"If you're trying to hire for quantum skills, you end up having to look for very interdisciplinary training, and what you end up needing is usually PhDs," Abe Asfaw, quantum education lead at IBM, tells ZDNet. "The rate at which PhDs is being generated is far slower than industry needs today, so we're seeing very intense competition to hire new PhDs in the field."
Of course, for now the quantum computing industry is still something of a niche. This is largely because the technology is nascent: with most quantum computers currently supporting about 100 qubits or less, there's very little that can actually be done with the existing systems.
As a result, only a few companies are investing in the space, and the number of quantum roles, while growing, remains relatively low.
But this is expected to change as businesses increasingly show interest for quantum technologies. Some estimates predict that the quantum computing industry will be a $65 billion market by 2030; others anticipate that up to 20% of organizations could be budgeting for quantum computing in 2023, up from 1% in 2018.
With a larger industry comes more demand for qualified workers -- but PhD-level quantum candidates aren't produced overnight.
"As a guess, I'd say there are probably a couple of dozen of PhD students produced in the UK each year that specialise in topics that are relevant to what we are doing, and I could hire them all myself," says Duncan. "In the short term, the constraints are going to become worse because we don't have the capacity to spin up a whole new lot of PhD programs."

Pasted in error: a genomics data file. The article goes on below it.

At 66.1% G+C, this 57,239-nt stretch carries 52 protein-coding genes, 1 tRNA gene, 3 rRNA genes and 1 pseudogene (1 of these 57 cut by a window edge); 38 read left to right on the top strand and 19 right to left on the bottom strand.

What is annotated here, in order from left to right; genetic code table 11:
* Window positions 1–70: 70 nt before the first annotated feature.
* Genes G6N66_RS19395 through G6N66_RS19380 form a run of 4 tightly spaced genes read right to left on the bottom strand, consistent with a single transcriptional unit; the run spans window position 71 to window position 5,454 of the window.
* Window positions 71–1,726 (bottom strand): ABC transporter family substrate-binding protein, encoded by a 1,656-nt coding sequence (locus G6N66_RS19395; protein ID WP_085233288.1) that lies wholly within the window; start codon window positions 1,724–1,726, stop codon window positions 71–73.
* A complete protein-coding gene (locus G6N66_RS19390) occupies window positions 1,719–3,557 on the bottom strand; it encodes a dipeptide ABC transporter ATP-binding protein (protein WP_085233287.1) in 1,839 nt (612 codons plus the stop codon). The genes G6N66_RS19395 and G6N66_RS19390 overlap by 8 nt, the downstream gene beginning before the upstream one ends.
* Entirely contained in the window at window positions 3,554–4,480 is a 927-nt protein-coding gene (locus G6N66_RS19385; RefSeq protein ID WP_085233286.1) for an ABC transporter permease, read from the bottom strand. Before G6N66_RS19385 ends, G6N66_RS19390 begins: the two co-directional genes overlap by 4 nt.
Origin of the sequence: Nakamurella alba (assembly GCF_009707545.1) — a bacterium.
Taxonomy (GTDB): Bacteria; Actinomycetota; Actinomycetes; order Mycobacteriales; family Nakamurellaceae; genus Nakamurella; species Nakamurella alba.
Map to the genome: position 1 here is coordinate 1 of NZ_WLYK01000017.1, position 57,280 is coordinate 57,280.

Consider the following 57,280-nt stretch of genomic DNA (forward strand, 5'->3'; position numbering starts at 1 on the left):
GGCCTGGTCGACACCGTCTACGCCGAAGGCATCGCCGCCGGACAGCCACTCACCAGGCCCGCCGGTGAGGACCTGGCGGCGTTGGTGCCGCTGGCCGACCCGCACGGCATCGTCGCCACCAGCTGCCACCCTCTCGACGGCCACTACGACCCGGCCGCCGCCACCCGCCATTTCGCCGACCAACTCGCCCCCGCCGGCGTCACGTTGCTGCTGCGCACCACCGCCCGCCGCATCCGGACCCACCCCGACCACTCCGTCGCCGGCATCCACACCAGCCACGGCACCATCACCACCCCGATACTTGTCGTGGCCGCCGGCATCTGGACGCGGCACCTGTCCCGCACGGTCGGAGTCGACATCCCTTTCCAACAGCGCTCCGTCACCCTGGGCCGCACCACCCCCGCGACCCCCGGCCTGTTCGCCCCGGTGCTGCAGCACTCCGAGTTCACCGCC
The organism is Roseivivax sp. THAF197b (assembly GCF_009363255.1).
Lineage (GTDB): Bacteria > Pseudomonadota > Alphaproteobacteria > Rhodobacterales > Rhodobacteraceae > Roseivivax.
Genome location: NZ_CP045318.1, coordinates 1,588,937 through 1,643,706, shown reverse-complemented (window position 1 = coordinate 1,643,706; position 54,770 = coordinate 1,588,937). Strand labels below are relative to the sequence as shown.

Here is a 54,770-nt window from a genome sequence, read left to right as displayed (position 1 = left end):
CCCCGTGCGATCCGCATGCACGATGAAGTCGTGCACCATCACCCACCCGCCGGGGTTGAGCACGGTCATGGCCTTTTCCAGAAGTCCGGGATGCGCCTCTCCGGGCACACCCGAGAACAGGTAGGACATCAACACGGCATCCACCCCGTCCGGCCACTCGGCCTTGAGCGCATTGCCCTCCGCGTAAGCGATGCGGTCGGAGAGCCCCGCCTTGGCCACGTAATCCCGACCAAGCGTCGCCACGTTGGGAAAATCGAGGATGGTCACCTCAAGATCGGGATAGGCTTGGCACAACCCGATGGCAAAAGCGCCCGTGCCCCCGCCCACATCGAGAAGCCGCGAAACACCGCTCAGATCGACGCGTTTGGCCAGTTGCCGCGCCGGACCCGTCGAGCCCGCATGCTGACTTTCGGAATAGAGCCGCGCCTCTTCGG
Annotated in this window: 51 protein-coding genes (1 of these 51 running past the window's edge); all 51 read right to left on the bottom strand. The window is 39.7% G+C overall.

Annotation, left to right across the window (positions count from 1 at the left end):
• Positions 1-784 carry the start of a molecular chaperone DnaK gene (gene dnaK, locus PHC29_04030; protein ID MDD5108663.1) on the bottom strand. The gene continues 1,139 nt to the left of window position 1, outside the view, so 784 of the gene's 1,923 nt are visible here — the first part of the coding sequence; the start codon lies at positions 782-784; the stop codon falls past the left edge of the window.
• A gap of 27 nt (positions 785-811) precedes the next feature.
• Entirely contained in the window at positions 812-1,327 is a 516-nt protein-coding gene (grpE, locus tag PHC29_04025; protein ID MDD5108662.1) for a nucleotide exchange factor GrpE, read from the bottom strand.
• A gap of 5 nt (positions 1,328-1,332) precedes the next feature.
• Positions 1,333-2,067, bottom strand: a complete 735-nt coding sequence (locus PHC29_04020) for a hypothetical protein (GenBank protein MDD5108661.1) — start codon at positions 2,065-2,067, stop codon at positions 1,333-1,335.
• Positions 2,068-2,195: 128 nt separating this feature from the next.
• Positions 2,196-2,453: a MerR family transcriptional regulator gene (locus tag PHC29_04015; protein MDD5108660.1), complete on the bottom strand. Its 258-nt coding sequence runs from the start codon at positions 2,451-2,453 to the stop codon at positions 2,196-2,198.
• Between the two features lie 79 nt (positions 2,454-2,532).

The long-term solution is pretty obvious: education programs need to be reformed to bring the level of interdisciplinarity required by businesses down to the undergraduate level.
This is something that experts from both industry and academia have been considering for a number of years. In 2019, a symposium of 50 quantum experts from the US and Europe gathered at the University of California to discuss the issue, and drafted a report looking at the current state of Quantum Information Science and Engineering (QISE) education programs. One of the main shortcomings that was highlighted in the report was the lack of alignment between higher education degrees and industry requirements.
For a company like Cambridge Quantum, those requirements are mostly technical. Duncan also mentions the possibility of online learning and professional training, while new tools are emerging, such as IBM's first quantum developer certification, to help learners get up to scratch.
But beyond the need for employees who know how to build and manipulate a quantum computer, the industry is now also expanding to include organisations that are not quantum by nature, but nevertheless interested in finding out what the technology could do to improve their business model.
There too, explains Ivan Ostojic, partner at tech consultancy McKinsey, some talent gaps are lurking, and they will need to be filled.